The Critical Importance of Public Health – Canada’s Response
Raisa B. Deber, author of Treating Health Care and co-author of Case Studies in Canadian Health Policy and Management, Second Edition, writes on the blog about the critical importance of public health in the wake of the COVID-19 outbreak. She reflects on Canada’s response and how the health care system has been coping. We’ve also included an excerpt from Case Studies in Canadian Health Policy and Management, which examines the Canadian response to the SARS outbreak in 2003.
One key point that the COVID-19 outbreak makes clear is the critical importance of public health. Although there has been a recent trend for some to argue for reducing the role of government, closer examination reveals many public health activities would qualify as a “public good.” If one person breathes clean air, it does not prevent others from doing it (“non-rivalrous consumption”), and if it’s there, anyone can use it (“non-excludability”). Preventing and managing communicable diseases is a clear example of a public good, since everyone benefits if there is enough herd immunity to keep it from spreading to others. However, when successful, public health is invisible – no one reacts to crises that do not occur. One consequence is that some governments sometimes seek to cut public health activities, as Ontario had recently proposed. One can hope that the recent crisis will persuade them that such cuts can be very unwise, as several cases, including the Walkerton water crisis, make clear.
Another point affecting Canada’s response is the complexity of managing care across levels of government. In 1867, when Canada was established, the US had just fought a civil war over the powers of national and state jurisdictions, so Canada sought to clarify what would be fall under federal jurisdiction vs. what would be the power of the provinces. They decided to place things that would be expensive or of national interest at the federal level, and other things at the provincial level. However, at that time, going around the world in 80 days was considered a major accomplishment. Accordingly, the quarantine clause in the Constitution gave power over the health of new arrivals to the federal government, but the moment they landed, they became a provincial responsibility. In turn, this means that some mechanism has to be put in place to allow communication across jurisdictions, including making it easier to define and follow best practices.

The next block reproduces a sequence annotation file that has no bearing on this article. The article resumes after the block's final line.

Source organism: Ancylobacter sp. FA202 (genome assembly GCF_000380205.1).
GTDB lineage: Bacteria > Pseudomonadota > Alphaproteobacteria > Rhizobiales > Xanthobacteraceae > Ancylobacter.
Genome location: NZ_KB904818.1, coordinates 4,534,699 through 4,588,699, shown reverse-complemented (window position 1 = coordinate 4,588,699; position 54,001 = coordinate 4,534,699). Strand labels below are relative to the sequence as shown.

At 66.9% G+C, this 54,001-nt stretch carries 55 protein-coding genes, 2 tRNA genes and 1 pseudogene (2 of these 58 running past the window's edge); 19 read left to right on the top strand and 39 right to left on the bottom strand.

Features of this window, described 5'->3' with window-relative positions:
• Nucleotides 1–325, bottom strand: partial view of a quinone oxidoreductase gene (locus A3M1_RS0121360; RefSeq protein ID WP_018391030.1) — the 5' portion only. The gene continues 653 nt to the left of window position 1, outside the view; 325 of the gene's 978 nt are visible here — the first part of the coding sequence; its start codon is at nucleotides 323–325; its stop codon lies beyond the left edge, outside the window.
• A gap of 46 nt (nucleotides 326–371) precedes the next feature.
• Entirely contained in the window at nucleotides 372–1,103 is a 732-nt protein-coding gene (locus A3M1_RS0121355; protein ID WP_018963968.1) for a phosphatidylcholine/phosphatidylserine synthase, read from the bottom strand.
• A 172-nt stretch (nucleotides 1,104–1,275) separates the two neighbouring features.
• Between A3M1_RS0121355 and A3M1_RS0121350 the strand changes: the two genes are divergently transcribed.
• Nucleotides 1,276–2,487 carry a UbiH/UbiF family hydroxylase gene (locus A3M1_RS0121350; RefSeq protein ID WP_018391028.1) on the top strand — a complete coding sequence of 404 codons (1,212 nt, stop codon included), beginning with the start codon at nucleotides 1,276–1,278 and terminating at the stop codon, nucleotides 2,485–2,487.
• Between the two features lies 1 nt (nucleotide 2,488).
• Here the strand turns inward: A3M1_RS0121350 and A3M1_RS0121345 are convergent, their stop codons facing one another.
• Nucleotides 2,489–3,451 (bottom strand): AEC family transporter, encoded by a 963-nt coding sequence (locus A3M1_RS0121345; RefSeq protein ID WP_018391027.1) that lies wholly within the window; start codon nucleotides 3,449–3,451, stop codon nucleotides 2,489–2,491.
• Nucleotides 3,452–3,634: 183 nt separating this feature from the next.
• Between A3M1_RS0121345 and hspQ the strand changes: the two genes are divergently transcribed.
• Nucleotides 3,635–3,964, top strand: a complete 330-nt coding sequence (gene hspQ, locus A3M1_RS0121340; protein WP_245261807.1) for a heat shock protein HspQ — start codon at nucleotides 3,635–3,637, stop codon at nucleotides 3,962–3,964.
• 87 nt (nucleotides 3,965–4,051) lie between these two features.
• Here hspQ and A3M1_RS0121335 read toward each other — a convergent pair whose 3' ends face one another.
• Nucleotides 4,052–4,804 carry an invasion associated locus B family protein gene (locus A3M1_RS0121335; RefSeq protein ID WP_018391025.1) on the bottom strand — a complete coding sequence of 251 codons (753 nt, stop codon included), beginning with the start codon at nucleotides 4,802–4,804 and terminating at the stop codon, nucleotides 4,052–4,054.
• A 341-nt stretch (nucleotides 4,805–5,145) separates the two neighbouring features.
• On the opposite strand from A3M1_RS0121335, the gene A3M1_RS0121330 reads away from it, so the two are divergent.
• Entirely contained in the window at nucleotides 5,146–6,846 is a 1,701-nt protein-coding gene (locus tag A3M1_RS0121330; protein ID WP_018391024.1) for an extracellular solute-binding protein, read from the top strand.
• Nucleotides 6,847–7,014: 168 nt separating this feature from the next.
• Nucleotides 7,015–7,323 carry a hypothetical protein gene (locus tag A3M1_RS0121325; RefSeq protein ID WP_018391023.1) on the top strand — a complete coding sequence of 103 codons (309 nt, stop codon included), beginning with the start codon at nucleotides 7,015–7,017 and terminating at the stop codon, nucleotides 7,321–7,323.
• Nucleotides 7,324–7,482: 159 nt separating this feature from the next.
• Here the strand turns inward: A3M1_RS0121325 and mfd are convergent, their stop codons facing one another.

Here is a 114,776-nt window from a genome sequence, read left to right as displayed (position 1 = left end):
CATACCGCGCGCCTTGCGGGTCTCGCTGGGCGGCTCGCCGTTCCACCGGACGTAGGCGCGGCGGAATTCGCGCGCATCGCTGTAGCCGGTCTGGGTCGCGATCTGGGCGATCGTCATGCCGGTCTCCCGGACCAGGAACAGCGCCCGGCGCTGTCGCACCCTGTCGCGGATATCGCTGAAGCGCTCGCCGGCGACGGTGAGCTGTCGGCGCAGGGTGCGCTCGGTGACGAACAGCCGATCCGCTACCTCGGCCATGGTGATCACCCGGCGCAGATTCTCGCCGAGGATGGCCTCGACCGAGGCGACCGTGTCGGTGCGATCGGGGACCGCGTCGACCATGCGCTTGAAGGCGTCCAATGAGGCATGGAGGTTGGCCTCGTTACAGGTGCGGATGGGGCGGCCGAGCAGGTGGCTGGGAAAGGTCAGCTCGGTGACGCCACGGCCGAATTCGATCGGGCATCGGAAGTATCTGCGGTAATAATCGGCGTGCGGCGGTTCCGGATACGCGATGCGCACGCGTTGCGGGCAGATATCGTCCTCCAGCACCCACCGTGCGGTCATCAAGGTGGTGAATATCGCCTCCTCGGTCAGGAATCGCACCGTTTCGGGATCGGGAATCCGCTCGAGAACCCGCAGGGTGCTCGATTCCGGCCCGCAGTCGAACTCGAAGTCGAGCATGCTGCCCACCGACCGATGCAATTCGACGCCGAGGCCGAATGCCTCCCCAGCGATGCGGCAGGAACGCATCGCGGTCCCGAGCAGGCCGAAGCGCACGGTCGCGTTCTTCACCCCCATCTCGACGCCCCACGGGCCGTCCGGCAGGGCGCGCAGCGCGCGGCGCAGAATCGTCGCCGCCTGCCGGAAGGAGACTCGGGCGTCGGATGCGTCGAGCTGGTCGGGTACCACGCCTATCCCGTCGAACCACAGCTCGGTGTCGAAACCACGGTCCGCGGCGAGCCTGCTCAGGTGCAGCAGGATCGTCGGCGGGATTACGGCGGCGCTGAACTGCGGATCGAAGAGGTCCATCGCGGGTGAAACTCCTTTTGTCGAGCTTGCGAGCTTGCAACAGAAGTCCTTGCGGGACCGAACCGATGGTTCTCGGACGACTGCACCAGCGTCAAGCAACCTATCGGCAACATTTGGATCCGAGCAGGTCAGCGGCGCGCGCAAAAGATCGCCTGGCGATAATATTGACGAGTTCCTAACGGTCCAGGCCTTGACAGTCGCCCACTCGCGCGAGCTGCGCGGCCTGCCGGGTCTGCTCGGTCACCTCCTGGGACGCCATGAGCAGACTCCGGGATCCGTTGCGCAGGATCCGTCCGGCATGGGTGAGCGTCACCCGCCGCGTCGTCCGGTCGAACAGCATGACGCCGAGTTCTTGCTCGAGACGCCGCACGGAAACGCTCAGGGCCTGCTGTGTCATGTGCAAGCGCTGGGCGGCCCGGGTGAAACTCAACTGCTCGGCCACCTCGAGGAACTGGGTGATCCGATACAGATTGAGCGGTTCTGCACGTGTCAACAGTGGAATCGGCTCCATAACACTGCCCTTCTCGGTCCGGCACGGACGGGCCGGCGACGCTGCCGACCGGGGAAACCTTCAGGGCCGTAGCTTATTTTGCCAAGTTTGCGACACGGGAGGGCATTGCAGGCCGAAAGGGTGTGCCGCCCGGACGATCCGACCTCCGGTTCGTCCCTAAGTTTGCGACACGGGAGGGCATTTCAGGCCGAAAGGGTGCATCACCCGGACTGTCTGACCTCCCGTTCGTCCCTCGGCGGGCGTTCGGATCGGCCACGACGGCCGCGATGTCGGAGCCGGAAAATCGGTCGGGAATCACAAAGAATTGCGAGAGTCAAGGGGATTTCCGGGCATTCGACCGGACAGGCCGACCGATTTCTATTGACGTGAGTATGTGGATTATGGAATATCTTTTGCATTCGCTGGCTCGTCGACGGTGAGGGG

Working from home as COVID-19 disrupts so many lives, I find myself reflecting on the way Canada’s health care system has been coping. Although I have no expertise on the clinical aspects, as someone who has been teaching and researching Canadian health policy for many years, I can point to some of the ways the structure of how we designed health care affects our ability to respond. I have written about most of these points in two of my University of Toronto Press books, Treating Health Care: How the Canadian System Works and How It Could Work Better and Case Studies in Canadian Health Policy and Management, Second Edition. All of the 22 cases in the case study book were written by students who took my case study course. Most were mid-career professionals, and the cases reflect insights from people who actually experienced these problems. Co-incidentally, I’ve been asked to revise and update the case study book, so I have been thinking about if, and how, these issues have changed even before the current crisis hit. One of the cases, “Danger at the Gates” by Michael Gardam, Marisa Creatore, and myself, deals with screening for tuberculosis in immigrants and refugees. Another, “Looking for Trouble: Developing and Implementing a National Network for Infectious Disease Surveillance in Canada” by Christopher McDougall, David Kirsch, Brian Schwartz, and myself, deals with the SARS outbreak, and is thus particularly germane.
If there was a positive outcome of SARS, it was the recognition that a national surveillance network was essential. Canada accordingly set up the Public Health Agency of Canada (PHAC) in 2004 as an immediate response. Dr. Tam, the current Chief Public Health Officer of Canada, appears to be doing an excellent job in communicating with the public and with other public health agencies. I note that Dr. David Naylor made a similar point in an interview with The Lancet (Vol 395, March 21, 2020), although, as he correctly notes, there are still improvements that could be made.
Making decisions before data are fully available is clearly difficult. This situation is compounded because the sickest are most likely to be tested, which makes estimating the prevalence and severity of the disease potentially problematic. That being said, one hopes that the results will be as favourable as possible, and will yield guidelines as to what additional improvements can be made when (inevitably) the next outbreak arises.
Click here to read Chapter 7 “Looking for Trouble: Developing and Implementing a National Network for Infectious Disease Surveillance in Canada” from Case Studies in Canadian Health Policy and Management, Second Edition.